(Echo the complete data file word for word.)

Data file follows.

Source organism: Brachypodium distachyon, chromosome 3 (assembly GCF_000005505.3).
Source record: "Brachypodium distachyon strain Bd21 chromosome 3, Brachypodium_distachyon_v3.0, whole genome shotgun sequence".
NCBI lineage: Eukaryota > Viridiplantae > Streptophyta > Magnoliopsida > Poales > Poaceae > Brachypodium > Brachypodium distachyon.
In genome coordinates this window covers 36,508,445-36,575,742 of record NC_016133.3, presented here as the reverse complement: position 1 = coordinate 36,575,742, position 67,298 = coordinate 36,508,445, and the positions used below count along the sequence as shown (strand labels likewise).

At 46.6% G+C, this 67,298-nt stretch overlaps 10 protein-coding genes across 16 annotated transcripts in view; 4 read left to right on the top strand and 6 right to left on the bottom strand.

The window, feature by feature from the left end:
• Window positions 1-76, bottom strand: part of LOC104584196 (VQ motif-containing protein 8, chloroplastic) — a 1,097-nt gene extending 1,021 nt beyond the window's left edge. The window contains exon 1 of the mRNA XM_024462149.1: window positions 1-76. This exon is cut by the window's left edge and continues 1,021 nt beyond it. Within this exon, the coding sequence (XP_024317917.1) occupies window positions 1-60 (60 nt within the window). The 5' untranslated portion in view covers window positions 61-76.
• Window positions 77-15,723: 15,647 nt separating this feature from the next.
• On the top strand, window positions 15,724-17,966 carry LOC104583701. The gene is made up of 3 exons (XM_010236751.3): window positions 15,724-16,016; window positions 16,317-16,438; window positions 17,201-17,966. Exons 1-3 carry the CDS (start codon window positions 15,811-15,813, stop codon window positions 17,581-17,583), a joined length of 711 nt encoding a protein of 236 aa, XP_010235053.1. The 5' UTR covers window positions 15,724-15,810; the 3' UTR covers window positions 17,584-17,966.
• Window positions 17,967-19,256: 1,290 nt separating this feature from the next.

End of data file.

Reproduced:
Source organism: Brachypodium distachyon, chromosome 3 (assembly GCF_000005505.3).
Source record: "Brachypodium distachyon strain Bd21 chromosome 3, Brachypodium_distachyon_v3.0, whole genome shotgun sequence".
NCBI lineage: Eukaryota > Viridiplantae > Streptophyta > Magnoliopsida > Poales > Poaceae > Brachypodium > Brachypodium distachyon.
In genome coordinates this window covers 36,508,445-36,575,742 of record NC_016133.3, presented here as the reverse complement: position 1 = coordinate 36,575,742, position 67,298 = coordinate 36,508,445, and the positions used below count along the sequence as shown (strand labels likewise).

At 46.6% G+C, this 67,298-nt stretch overlaps 10 protein-coding genes across 16 annotated transcripts in view; 4 read left to right on the top strand and 6 right to left on the bottom strand.

The window, feature by feature from the left end:
• Window positions 1-76, bottom strand: part of LOC104584196 (VQ motif-containing protein 8, chloroplastic) — a 1,097-nt gene extending 1,021 nt beyond the window's left edge. The window contains exon 1 of the mRNA XM_024462149.1: window positions 1-76. This exon is cut by the window's left edge and continues 1,021 nt beyond it. Within this exon, the coding sequence (XP_024317917.1) occupies window positions 1-60 (60 nt within the window). The 5' untranslated portion in view covers window positions 61-76.
• Window positions 77-15,723: 15,647 nt separating this feature from the next.
• On the top strand, window positions 15,724-17,966 carry LOC104583701. The gene is made up of 3 exons (XM_010236751.3): window positions 15,724-16,016; window positions 16,317-16,438; window positions 17,201-17,966. Exons 1-3 carry the CDS (start codon window positions 15,811-15,813, stop codon window positions 17,581-17,583), a joined length of 711 nt encoding a protein of 236 aa, XP_010235053.1. The 5' UTR covers window positions 15,724-15,810; the 3' UTR covers window positions 17,584-17,966.
• Window positions 17,967-19,256: 1,290 nt separating this feature from the next.